Great Purple Hairstreak Atlides halesus

The grail of hairstreaks in the East. And much less common there than in the west apparently. Except, maybe for Florida, where Eric seems to find them casually. Anywhere else, they are like local magic tricks. The foodplant being the parasitic Mistletoe plant, it is not easy to inspect the leaves and structures of these often high growing flora for the caterpillars or the butterfly. More often for butterfly chasers they appear at nectar sources that are sometimes nowhere close to a visible Mistletoe. Unmistakable, when they are seen, they are giants of the hairstreak world. Iridescent blue-purple on the inside of the wings, they are very fast fliers like most hairstreaks.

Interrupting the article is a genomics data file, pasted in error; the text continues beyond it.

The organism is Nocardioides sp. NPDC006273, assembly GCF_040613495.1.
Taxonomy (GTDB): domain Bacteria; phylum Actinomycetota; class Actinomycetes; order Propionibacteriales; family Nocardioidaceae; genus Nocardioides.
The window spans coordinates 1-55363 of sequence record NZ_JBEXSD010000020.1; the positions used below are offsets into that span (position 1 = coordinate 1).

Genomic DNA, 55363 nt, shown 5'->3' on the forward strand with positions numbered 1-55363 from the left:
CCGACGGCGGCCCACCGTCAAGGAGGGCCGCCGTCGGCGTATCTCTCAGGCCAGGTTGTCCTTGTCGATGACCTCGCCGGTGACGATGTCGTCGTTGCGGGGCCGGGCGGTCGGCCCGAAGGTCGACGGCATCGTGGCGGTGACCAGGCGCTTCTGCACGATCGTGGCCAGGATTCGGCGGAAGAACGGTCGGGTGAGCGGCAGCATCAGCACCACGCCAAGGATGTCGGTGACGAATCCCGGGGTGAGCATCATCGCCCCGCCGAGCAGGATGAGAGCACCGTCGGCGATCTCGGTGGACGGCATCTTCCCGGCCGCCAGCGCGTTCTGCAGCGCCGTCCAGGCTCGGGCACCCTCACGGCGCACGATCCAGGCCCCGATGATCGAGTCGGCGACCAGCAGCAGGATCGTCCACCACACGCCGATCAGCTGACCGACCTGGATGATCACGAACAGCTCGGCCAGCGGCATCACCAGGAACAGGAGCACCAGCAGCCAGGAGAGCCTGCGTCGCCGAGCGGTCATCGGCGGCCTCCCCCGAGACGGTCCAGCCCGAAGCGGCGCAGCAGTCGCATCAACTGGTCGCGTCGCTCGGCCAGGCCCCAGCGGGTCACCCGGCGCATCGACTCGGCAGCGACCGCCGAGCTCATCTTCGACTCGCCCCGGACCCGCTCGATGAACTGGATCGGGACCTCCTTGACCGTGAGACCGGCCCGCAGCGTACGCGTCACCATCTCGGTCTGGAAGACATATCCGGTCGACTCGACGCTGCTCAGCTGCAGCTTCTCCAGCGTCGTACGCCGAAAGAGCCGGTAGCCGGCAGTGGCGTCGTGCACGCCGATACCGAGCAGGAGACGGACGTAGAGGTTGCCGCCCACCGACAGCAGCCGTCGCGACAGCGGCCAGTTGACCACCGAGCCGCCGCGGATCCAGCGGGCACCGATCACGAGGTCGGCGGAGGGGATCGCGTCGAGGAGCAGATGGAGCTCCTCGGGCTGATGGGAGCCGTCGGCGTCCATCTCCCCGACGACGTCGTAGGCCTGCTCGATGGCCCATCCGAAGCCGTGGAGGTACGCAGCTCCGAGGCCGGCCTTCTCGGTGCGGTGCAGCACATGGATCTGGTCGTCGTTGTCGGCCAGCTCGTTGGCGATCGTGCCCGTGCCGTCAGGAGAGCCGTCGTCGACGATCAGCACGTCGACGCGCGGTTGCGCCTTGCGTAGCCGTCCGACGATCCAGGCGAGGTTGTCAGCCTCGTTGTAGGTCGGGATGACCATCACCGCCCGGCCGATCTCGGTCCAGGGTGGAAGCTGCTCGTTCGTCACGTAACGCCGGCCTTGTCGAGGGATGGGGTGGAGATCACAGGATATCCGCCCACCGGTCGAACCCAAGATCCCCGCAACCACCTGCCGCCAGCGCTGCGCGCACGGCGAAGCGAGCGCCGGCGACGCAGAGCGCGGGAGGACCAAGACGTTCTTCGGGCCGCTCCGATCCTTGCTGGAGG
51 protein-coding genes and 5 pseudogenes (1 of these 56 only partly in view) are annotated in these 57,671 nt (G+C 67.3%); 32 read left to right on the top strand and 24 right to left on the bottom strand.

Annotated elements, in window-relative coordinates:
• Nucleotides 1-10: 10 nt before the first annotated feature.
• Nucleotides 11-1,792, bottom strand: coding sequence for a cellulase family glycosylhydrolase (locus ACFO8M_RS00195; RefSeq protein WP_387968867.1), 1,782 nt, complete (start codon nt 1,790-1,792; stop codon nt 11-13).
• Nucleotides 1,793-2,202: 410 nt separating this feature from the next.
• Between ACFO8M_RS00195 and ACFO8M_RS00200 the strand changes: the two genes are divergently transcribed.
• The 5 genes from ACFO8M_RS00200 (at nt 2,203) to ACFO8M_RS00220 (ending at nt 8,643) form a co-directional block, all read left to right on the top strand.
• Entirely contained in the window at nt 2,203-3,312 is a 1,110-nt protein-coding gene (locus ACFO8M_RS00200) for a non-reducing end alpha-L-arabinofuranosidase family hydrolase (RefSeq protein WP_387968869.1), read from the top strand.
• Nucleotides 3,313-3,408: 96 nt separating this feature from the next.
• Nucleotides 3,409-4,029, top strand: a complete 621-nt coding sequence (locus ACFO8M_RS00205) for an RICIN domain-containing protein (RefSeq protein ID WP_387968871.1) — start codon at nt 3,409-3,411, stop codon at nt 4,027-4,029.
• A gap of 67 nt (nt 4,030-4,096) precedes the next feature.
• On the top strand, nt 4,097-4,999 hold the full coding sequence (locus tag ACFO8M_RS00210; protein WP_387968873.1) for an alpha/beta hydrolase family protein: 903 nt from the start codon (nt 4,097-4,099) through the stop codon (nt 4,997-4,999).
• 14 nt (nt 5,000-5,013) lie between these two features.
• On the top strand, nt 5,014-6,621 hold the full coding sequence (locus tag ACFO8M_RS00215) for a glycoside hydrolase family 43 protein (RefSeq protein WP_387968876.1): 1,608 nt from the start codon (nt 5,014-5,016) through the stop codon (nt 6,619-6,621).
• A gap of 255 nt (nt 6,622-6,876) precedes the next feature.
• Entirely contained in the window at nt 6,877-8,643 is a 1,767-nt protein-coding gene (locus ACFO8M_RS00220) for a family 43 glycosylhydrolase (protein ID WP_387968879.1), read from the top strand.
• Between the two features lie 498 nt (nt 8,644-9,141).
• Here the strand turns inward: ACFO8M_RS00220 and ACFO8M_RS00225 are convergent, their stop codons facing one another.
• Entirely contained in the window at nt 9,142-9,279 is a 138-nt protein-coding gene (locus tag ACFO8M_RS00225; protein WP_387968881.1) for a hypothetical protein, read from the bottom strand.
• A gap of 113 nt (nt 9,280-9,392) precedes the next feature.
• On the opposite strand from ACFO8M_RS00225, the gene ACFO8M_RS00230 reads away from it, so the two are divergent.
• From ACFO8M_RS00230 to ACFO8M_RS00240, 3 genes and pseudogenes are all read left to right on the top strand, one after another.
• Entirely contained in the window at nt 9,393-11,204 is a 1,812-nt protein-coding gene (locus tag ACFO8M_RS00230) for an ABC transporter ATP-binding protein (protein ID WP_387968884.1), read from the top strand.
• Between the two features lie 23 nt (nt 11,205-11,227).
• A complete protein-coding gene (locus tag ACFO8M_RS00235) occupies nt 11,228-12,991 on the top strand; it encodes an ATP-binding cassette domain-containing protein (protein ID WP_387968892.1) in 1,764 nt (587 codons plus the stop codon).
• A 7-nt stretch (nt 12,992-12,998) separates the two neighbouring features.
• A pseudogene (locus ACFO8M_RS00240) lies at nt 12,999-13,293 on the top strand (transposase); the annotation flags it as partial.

The highly marked individual from Baxter county. Here they seem to go straight to nectar from nearby hatchings on Mistletoe. This is from Rose.

And "eureka" or "halleluah" or something like that. 2 September 2013, the first one I have seen on my property. Loving the big stand of Eupatorium on the entry road where insects abounded including hundreds and hundreds of Red-banded Hairstreaks, spider wasps, Tachynids and spillover skippers from everywhere. A superb insect.